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Ryan Eskalis/NPR

American writer, abolitionist and orator Frederick Douglass edits a journal at his desk, late 1870s. Douglass was acutely conscious of being a literary witness to the inhumane institution of slavery he had escaped as a young man. He made sure to document his life in not one but three autobiographies. Hulton Archive/Getty Images hide caption

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Hulton Archive/Getty Images

Cahokia Mounds State Historic Site in Collinsville, Ill. A thriving American Indian city that rose to prominence after A.D. 900 owing to successful maize farming, it may have collapsed because of changing climate. Michael Dolan/Flickr hide caption

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Michael Dolan/Flickr

Green tips of of a newly developed grain called Salish Blue are poking through older, dead stalks in Washington's Skagit Valley. Eilís O'Neill/KUOW/EarthFix hide caption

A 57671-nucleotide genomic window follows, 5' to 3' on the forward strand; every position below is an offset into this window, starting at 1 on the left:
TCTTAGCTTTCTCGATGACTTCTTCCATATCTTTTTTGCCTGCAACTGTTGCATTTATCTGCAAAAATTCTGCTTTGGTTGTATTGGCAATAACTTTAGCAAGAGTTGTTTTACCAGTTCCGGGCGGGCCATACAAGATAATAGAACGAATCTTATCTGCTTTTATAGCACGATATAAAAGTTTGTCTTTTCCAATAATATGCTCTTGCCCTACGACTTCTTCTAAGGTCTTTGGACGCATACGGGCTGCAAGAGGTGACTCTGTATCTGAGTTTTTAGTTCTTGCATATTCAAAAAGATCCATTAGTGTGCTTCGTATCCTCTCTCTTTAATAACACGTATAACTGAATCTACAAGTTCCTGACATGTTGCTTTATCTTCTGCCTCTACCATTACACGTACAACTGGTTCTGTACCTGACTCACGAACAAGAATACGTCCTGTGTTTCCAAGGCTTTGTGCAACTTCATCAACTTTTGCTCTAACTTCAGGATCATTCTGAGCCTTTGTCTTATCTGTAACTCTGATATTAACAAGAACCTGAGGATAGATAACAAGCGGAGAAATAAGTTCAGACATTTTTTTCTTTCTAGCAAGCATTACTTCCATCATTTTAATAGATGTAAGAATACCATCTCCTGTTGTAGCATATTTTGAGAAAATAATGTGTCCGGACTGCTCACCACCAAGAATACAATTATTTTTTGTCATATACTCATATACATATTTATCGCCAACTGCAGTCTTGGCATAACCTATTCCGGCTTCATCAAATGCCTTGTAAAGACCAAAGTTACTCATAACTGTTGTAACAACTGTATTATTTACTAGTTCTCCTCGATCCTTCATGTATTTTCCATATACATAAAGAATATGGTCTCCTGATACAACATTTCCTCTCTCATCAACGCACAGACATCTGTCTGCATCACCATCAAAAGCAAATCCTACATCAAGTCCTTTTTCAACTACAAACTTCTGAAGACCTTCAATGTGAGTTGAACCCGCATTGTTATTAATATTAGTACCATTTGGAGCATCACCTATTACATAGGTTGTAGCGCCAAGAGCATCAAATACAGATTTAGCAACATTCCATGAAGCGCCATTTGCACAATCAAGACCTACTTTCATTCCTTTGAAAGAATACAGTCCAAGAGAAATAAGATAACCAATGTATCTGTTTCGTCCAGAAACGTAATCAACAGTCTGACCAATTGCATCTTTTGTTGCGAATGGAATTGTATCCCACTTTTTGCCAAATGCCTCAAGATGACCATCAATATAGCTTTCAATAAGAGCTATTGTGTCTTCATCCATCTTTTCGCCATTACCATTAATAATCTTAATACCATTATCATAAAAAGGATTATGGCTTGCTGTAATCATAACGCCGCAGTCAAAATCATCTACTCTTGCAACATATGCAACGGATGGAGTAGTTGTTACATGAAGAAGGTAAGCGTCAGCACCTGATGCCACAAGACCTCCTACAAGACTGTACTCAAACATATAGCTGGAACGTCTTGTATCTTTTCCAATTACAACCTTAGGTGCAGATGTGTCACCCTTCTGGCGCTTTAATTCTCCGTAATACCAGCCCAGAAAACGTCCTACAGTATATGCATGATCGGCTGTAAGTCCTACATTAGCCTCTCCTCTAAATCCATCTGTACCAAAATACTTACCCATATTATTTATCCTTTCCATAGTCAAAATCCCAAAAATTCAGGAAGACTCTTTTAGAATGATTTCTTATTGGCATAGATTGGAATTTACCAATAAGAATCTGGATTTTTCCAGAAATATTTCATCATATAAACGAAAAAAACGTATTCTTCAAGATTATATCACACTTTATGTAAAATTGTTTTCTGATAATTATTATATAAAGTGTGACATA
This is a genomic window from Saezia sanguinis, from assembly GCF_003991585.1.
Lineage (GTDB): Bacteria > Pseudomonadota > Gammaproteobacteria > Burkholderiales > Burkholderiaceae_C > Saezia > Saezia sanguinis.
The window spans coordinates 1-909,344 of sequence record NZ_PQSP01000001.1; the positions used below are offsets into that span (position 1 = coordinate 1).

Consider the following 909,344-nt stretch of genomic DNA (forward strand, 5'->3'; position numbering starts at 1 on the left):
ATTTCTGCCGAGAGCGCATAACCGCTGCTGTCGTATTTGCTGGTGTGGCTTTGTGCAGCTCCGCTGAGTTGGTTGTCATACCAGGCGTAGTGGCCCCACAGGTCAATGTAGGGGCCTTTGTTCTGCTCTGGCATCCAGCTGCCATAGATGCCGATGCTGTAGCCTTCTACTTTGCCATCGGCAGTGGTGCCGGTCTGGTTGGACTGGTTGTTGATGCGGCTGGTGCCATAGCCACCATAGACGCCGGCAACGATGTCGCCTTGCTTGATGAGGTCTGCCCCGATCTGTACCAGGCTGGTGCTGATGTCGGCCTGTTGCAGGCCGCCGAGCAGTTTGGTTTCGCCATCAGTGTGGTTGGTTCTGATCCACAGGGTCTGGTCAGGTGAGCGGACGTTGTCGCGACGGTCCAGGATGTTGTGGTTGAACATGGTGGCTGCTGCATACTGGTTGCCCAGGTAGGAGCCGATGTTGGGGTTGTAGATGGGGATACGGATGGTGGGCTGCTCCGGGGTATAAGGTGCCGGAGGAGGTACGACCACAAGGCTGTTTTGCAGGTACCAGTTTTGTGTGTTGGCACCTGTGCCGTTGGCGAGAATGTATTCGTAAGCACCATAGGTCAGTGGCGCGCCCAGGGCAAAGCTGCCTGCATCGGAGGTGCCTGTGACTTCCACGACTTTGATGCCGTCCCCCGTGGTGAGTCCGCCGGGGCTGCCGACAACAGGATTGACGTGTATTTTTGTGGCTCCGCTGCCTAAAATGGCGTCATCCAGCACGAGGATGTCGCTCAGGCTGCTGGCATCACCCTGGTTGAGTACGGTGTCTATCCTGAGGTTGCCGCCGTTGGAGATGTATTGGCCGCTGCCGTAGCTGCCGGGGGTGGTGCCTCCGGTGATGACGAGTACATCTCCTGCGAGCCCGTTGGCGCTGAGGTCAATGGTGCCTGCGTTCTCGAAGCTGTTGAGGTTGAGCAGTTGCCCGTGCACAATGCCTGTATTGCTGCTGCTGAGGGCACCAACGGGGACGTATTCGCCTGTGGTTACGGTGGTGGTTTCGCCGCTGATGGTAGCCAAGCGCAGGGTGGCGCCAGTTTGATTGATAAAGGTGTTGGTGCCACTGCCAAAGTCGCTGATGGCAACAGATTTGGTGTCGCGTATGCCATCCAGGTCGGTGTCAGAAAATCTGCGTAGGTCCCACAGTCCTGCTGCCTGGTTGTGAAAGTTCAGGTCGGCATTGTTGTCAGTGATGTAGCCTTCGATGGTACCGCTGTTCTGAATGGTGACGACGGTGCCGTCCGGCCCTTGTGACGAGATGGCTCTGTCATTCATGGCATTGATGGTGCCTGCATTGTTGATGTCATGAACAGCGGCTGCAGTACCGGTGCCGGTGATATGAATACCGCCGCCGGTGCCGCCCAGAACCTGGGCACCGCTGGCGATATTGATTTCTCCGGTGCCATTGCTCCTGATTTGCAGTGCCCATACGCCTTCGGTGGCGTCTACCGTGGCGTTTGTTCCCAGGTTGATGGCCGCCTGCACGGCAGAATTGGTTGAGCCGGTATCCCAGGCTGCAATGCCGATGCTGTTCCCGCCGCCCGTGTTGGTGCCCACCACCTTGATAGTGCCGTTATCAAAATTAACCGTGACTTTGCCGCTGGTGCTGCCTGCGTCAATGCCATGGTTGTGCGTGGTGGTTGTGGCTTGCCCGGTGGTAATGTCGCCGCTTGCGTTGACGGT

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Eilís O'Neill/KUOW/EarthFix

A still from Budweiser's Super Bowl ad tells the story of one of Budweiser's founders. Budweiser via YouTube/ Screenshot by NPR hide caption

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Budweiser via YouTube/ Screenshot by NPR

Worshipful female followers fought for the Mad Monk's leftover bread crusts. His infamous sweet tooth led to his death. Or did it? A century later, rumors about Grigori Rasputin, Russia's czarina whisperer, still swirl. RGALI/Courtesy of Farrar, Straus and Giroux hide caption

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RGALI/Courtesy of Farrar, Straus and Giroux

Vishwesh Bhatt is the executive chef of Snackbar, a restaurant in Oxford, Miss. And he's winning acclaim as one of the region's best chefs for Indian-inflected Southern fare that reflects a changing South. Danny Klimetz for NPR hide caption

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Danny Klimetz for NPR

Mississippi Masala: How A Native Of India Became A Southern Cooking Star